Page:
Equation 3 wher (see page 12 of Massachusetts Institute of Technology Radiation Laboratory Report 483-20 of January 4, 1946, Radome Bulletin 20), and the half-sandwich amplitude reflection coefficient 1 for perpendicular polarization as follows:

Equation 5 Since transmission is usually good at parallel polarization for a radome designed for perpendicular polarization, computation of X0 and r for parallel polarization can usually be neglected. However, to determine them the following equations can be employed:

e It is next necessary to determine the email amplitude reflection R of the wall cross section.

where X is a selected core thickness, then R is given by:

A set of curves which Will find general usefulness for various types of radome wall computation is prepared, using Equation 8, in which R is plotted versus o with 1 as a parameter. It is possible now to plot the points on the design curve, wherein, for coordinates of X/k and 0, contours of equal power reflection R are shown. In our design work we were interested in contours for five percent and for ten percent of reflected power. Fig. 6 is such a chart, for a wall construction of the type shown in Fig. 2, in which the outer layer dielectric constant a is less than the core dielectric constant B. In this case 11:1.649, 3:3.000, and (Z/M=.2237, computed to give zero reflection at 00:40".

Presentation of the results in this form allows determination of the optimum core thickness Xc with due regard to the behaviour over a range of angles, and it makes the effect of deviations.

R Equation 8 Equation 4 from this optimum readily apparent to the eye. In Fig. 6 curves 5t and 58 represent lines of constant power reflection, for which the value is five percent, and curves t0 and 62 represent constant power reflection lines for which the value is ten percent. The space between lines 56 and 58 on the right over to the vertical coordinate axis on the left represents an area of less than five percent power reflection of the incident wave, while along lines 64 and 66 the reflection is zero. The vertical distance between an selected value of core thickness is plotted on this graph and the constant power reflection curves give the dimensional tolerance values for use in controlling the actual construction of a radome.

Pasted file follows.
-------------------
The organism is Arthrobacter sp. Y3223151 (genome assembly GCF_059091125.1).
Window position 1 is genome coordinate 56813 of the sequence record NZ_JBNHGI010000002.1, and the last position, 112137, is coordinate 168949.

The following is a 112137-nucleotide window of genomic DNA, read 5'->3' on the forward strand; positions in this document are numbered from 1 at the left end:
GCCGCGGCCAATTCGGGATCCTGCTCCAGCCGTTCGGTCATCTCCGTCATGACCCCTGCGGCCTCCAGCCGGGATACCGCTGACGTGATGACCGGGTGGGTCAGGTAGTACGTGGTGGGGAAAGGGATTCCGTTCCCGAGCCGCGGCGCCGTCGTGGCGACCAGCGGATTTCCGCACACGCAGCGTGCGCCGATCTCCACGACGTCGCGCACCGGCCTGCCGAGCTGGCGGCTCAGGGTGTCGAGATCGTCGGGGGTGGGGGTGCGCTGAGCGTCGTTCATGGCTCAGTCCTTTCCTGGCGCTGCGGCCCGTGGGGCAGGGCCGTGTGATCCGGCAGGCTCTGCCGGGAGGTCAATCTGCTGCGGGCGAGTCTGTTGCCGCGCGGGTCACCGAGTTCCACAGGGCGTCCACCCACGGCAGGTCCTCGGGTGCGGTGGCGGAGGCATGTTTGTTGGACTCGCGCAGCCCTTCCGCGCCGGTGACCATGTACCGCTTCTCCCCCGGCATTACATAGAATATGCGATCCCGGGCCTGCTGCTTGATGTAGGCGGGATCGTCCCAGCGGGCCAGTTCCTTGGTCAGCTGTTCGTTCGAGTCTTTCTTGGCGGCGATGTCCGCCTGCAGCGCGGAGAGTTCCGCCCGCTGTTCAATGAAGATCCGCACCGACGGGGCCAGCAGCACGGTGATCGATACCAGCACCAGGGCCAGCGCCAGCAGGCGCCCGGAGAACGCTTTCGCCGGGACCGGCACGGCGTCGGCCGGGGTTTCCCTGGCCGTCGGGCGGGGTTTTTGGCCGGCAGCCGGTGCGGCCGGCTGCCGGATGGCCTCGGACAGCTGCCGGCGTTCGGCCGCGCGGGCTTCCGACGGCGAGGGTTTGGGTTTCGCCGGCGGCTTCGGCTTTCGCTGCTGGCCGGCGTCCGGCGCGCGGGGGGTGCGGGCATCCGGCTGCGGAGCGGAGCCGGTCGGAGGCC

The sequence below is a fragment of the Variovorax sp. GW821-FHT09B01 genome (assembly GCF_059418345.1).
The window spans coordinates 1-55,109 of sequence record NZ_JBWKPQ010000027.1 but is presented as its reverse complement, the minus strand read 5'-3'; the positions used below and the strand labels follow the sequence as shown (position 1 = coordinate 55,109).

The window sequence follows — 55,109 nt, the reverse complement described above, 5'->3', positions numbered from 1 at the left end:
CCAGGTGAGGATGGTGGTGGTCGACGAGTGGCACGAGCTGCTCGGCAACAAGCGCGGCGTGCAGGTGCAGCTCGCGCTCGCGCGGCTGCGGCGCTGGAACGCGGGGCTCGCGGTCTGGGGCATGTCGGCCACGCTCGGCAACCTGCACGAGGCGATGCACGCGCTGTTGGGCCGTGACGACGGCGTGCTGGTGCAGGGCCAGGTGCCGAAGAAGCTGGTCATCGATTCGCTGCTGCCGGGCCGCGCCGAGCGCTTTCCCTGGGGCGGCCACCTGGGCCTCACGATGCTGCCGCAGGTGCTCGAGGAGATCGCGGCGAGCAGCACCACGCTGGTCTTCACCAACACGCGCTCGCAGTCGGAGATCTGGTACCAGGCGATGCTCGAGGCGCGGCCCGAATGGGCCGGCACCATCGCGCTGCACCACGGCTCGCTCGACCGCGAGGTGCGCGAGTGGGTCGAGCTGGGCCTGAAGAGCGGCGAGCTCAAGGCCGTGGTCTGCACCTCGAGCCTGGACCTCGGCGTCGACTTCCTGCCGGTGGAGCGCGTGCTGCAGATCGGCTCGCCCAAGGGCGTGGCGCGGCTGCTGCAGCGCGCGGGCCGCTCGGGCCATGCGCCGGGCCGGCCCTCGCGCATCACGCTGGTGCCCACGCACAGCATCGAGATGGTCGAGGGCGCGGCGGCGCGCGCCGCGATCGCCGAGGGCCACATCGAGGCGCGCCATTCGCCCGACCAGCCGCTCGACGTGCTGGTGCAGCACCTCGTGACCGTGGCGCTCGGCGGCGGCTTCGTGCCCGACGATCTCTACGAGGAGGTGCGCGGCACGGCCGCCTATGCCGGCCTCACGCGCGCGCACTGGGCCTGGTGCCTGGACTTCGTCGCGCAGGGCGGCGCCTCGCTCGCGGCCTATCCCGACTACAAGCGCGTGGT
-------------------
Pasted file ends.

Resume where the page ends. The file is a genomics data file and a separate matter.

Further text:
It was found in the example shown in Fig. 6 that there was infinite dimensional tolerance for the condition 0 0 57.5, in which area the reflected power R 5%, and 0 0 63 in which area the reflected power R'- 10%. At an angle of incidence 0=85 the tolerance within ten percent of reflected power was found to be 3013A which yields practical values in the one to ten centimeter wave range.

In Fig. 6 it can be seen that with a core thickness equal to such that this value is the vertical distance from the horizontal coordinate axis to the point of intersection of line 64 with line 62, a radome so designed and built will have zero reflection at an angle of incidence of 90, a substantial dimensional tolerance at in the one to ten centimeter range, zero reflection at 40, and extremely low reflection with infinite tolerance at angles be tween 63 and zero degrees of incidence, This is a novel condition as compared to the known prior art, yielding most exceptionally good factors for practical radome design.

Employing the curve of Fig. 6, we designed three practical radomes. The first was the nose assess:

ters -wave1ength. In. it, -.as:' in-stheaotherctwmi the core was a full density laminate of an acrylic fabric with a polyester-styrene laminating resin,

the dielectric constant of. theicorecfl. r:Unless-:it islequaL. the core-must be designed aceordingzto Equation..4,.if-it is-to be non-reflectiyeat some angle. -Innost cases, however,; it will. give only having a dielectric -,oonstant..of.3.000, and the verylow reflection.

outer layers were a hard resin-rubber team. of

. 28.9 lb;/ cu. ft..'.density,: hayingima dielectric.zQQnstant of 1.649 and being compoundedii rom a styrene-diolefin rubber; reinforcing resin blended .with :styrene-butadiene rubber and vulcanizing agents. The thickness of the core was -0765 inch and of the outer layers .1100. inch. for eachi layer, a total- 0f .2965 inch. Thecsecond. was the chin section of the fuselage of. a large. fast lanecas in Fig. 1, with-radarat 3.2 -cm.'wavelength. The thickness of the high-density coreuwas '.195 inch andof the outer layers .282 inch each. layer, -.a totalof .759 inch. The third radome wasalarge, hurricane proof shipboard installation forwradar atten-oentimeters wavelength. The higher density core was-.610 inch thick, and the..-lower-xdensity outer. layers were .880 inch thick,- 2L5 totalof 2.37 inches. Theirperformance was. determined --by-analysis to be exceptionallyigood.

A inulti-layerwall. (see 3) suitable for. use

' as a radome wall inaninstallation. suchas that shown in Fig. 1 comprises a. core .32.'.of.a.strong,